This was, frankly, a disappointment. The premise is excellent: a bunch of individuals with superhuman powers led by an English lunatic acquire an orbital fortress and inform the world that they are now in charge, and they will prevent bad things from happening. What they decide are bad things anyway . . .
You can see the promise. The whole idea of a small group taking it on themselves to legislate for everyone else what is good and bad without being answerable to anyone is the stuff of nightmare and dystopia. Plato envisaged it in The Republic, Orwell wrote about it in 1984, Clarke almost did it in Childhood’s End, but wimped out and made the aliens nice, Alan Moore did in unforgettably in Watchmen, and here Warren Ellis had the opportunity to go one stage further and show just how horrifying the rule of a philosopher king might be.
So, I was hoping that Jenny Sparks would go even more bonkers and start (oh, I don’t know) sterilising entire nations because someone somewhere said something she didn’t like. But, after a terribly impressive set-up (the gang are cool, their orbital fortress very much more so, and the ideas around the structure of the multiverse are neat) we run into a huge, fundamental problem. All the people that ‘The Authority’ take on are indubitably bad. You know, crime lords who wipe out cities for fun, invading alien monsters from another dimension, that sort of thing. So, apart from the odd snarky comment from Jenny, ‘The Authority’ come out looking, well, actually as if they’re the solution, whereas in fact they’re as much part of the problem as the people they battle. But then, it’s easy to support fascist overlords in times of threat; Ellis should have shown us ‘The Authority’ dispensing peace and justice.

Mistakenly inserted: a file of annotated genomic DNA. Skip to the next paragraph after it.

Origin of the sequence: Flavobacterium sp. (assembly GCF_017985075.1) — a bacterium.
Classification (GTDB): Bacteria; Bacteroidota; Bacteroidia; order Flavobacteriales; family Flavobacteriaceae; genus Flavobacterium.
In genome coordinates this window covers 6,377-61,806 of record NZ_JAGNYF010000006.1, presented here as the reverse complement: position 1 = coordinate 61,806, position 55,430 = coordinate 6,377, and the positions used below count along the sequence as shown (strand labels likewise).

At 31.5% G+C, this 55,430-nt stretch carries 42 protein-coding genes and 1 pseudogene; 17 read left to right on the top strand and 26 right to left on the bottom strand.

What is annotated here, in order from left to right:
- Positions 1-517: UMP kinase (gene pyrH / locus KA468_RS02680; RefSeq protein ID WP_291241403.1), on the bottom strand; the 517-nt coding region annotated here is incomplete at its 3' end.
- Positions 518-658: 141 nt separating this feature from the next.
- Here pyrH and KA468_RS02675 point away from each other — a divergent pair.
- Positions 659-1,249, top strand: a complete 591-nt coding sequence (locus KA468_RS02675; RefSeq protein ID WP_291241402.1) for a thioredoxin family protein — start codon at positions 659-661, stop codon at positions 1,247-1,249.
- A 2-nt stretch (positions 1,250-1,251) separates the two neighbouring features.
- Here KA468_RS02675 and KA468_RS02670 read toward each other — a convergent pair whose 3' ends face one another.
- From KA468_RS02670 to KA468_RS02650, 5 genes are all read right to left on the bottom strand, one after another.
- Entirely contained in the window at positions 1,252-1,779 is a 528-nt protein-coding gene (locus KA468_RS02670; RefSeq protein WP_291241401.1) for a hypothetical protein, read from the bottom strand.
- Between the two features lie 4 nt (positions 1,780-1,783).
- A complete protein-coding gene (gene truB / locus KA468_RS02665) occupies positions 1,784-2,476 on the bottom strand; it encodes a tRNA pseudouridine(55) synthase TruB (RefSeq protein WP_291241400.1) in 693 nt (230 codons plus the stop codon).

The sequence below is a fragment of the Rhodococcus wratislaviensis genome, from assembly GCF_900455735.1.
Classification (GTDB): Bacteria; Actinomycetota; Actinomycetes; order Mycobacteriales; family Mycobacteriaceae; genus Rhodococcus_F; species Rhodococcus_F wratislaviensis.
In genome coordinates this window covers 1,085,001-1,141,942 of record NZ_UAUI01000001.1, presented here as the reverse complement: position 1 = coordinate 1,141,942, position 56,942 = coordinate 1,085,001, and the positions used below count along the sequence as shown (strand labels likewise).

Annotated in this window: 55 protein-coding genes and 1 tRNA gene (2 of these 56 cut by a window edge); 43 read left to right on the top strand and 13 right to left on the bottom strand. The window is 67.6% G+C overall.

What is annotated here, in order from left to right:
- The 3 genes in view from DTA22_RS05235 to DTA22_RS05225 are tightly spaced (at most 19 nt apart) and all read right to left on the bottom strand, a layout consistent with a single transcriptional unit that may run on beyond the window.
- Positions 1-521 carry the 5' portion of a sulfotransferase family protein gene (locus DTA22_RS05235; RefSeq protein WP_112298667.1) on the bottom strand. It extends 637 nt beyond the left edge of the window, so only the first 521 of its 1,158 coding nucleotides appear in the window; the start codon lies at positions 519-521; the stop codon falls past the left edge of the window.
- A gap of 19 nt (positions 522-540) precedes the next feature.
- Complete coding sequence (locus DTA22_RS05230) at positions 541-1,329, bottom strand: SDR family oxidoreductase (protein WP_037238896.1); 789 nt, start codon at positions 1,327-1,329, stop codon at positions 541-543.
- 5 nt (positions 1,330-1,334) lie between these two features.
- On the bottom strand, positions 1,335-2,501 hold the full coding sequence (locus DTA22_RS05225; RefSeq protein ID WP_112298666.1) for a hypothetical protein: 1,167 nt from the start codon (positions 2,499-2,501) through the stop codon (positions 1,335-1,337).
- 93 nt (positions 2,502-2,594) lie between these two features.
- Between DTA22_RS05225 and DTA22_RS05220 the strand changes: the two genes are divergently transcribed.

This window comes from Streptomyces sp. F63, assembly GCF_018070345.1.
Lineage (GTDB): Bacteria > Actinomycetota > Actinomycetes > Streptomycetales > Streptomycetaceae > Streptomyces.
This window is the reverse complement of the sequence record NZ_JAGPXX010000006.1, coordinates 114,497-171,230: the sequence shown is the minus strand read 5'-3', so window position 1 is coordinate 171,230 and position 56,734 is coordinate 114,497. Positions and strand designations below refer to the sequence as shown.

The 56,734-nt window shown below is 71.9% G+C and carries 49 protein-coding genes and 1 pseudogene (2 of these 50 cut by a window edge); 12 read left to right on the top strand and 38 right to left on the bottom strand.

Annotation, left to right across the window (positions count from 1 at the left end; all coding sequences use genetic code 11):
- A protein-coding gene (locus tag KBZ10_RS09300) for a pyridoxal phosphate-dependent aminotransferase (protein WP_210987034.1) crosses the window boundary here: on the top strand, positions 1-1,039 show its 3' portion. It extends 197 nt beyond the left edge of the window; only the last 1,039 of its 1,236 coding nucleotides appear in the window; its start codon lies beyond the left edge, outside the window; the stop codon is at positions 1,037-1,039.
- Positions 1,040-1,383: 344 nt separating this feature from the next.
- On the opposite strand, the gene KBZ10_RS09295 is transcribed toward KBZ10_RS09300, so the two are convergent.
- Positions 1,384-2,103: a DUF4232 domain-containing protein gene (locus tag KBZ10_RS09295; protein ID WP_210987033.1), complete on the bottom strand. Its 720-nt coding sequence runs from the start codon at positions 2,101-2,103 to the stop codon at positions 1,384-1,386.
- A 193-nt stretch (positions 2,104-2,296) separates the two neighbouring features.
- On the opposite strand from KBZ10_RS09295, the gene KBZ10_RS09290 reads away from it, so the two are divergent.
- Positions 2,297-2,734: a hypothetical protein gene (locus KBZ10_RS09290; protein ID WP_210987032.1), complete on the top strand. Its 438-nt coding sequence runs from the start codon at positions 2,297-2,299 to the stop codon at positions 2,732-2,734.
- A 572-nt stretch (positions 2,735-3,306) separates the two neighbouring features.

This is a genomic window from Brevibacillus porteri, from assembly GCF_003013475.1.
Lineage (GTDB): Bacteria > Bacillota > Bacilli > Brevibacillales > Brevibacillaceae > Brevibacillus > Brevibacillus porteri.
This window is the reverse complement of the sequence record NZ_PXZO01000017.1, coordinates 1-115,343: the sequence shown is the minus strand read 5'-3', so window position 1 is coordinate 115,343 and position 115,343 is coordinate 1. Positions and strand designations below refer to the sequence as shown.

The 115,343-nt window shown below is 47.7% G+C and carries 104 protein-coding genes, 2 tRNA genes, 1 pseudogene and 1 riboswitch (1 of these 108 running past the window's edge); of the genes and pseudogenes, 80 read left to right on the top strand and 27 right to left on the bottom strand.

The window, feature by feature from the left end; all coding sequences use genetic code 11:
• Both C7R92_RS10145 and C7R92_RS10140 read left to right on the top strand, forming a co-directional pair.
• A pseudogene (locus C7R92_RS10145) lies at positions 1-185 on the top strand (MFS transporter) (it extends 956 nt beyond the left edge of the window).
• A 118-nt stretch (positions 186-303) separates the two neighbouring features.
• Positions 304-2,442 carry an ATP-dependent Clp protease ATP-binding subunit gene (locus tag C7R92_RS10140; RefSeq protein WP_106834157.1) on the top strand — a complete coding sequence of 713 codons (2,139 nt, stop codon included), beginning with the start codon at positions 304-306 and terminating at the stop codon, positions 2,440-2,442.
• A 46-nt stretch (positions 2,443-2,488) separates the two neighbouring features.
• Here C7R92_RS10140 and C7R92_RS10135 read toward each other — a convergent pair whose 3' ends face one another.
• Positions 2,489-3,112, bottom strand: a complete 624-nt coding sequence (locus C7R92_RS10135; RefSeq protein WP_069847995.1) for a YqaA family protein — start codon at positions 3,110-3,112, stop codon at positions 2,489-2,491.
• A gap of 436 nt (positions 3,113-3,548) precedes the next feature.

Aside from that, the graphics are good, indeed excellent. There are some neat jokes (like one based on the iconic shot from ‘Independence Day’ which you’ll know when you see it). As simple stories of superhero derring do, they’re not bad, except: the good guys win just too easily. They seem, between them, to be more or less omnipotent and indestructible. So there’s not much in the way of tension (this gets even worse in the sequel The Authority Vol. 2: Under New Management).
So, in summary, it’s not a bad book, but I had expected much more.